Encrypted messaging app Telegram's Asia Pacific server cluster has been under a DDoS attack since Friday morning with users in South East Asia, Oceania, Australia and parts of India getting slower connection speeds or no connection at all for several hours.
On its Twitter feed, Telegram reported yesterday that it is was the “third day of the DDoS on our Asia Pacific cluster. Now on the epic scale of 200Gbps.”
It added on its blog that: “For the most part, it was a relatively new type of DDoS known as Tsunami SYN flood, but the attackers have shown some flexibility in their methods and adapted to changes pretty quickly.
The DDoS traffic is reported to have come from about a hundred thousand infected servers, most noticeably, in LeaseWeb BV, Hetzner Online AG, PlusServer AG, NFOrce Entertainment BV, Amazon and Comcast networks.
“That said, the attack was distributed evenly across thousands of hosts and none contributed more than five percent of the total volume," Telegram notes.
Telegram previously saw a huge boost in users of its service back in September 2014. That spike followed a ruling by South Korean President Park Geun-Hye that people could be prosecuted for sending any messages deemed as insulting to her or generally rumour-mongering — including private messages sent through Kakao Talk, (a Korean messaging app similar to WhatsApp or iMessage).
Now Telegram says it has again seen "a three-fold increase in signups from South Korea in the last two weeks". "We've also heard that some companies are unhappy with our new platform that allows artists to create free custom stickers for the users. Two weeks after its launch we were hit by a lesser DDoS, also aimed specifically at the Asia Pacific cluster."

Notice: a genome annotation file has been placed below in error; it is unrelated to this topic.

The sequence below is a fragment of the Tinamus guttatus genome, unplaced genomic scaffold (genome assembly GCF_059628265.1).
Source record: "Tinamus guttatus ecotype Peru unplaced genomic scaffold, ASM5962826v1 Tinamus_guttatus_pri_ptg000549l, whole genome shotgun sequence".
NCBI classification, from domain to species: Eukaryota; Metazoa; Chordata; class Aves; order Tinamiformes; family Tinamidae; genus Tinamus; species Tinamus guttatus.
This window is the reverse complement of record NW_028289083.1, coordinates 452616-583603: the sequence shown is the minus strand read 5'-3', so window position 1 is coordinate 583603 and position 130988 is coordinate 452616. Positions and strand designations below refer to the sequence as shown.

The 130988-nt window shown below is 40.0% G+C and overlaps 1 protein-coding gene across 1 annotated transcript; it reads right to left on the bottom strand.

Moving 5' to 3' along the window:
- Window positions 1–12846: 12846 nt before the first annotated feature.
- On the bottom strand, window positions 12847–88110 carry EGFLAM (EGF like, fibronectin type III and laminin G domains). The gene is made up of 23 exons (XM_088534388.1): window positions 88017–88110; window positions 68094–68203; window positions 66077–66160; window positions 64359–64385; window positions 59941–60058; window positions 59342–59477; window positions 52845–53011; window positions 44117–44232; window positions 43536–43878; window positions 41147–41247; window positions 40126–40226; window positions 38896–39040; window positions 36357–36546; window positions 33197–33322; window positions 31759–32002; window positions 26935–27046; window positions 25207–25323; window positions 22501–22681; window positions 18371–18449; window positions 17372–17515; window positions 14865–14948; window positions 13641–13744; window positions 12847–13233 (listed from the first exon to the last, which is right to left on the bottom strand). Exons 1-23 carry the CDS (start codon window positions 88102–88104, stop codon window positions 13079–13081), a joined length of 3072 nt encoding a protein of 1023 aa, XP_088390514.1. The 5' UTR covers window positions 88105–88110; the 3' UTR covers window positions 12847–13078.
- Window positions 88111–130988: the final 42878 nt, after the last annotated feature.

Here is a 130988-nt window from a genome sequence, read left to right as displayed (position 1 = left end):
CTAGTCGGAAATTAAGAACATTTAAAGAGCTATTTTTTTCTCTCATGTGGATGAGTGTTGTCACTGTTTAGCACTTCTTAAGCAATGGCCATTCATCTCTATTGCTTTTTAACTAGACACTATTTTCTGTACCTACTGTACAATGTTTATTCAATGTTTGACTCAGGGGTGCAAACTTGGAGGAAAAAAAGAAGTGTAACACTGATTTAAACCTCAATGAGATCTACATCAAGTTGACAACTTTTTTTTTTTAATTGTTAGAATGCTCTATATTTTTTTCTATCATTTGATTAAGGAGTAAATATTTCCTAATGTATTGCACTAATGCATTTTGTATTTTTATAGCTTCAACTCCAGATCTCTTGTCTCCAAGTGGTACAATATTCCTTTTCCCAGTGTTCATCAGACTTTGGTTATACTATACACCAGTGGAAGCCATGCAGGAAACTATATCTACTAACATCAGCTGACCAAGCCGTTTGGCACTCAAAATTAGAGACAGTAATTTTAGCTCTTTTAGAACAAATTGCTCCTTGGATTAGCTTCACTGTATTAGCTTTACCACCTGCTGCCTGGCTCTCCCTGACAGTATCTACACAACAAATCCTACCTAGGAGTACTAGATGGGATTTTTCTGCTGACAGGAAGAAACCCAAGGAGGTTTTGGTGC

Regarding attribution, Telegram says: “It could be an angry government, but an unhappy competitor seems much more likely. By now we know that the attack is being coordinated from East Asia.”
On Twitter, fingers have been pointed at China with Bruce Wagner highlighting that the service was labelled as "anti-government" by highest official newspaper. The move followed use of the service by human rights lawyers who were arrested by the government on Friday.
Pavel Durov, Telegram founder, was reported by TechCrunch as saying: “We know nothing for sure, so we do not make any accusations.....I don't think Telegram is completely blocked in China, but the traffic from there did decrease (But) if we do get completely blocked in China, we're not going to play cat and mouse with their government at this stage. Let them block.”
Telegram emphasised that it has managed to stay online for 95 percent of our users worldwide and says it has “quite a few surprises up our sleeve” to defend the remaining five percent, adding, “Our sysadmin cyborgs are working on this 24 hours a day.
The UK could be ranked alongside South Korea and China if it prohibits private conversations online by blocking the encrypted messaging services from WhatsApp, SnapChat and iMessage, which the right-leaning Express newspaper today notes: “could be banned in the UK under strict new encryption laws."
Among 52,200 Express readers surveyed 45,000 voted against government plans for private online communications to be opened-up by the Government's ‘Snooper's Charter' – the Investigatory Powers Bill.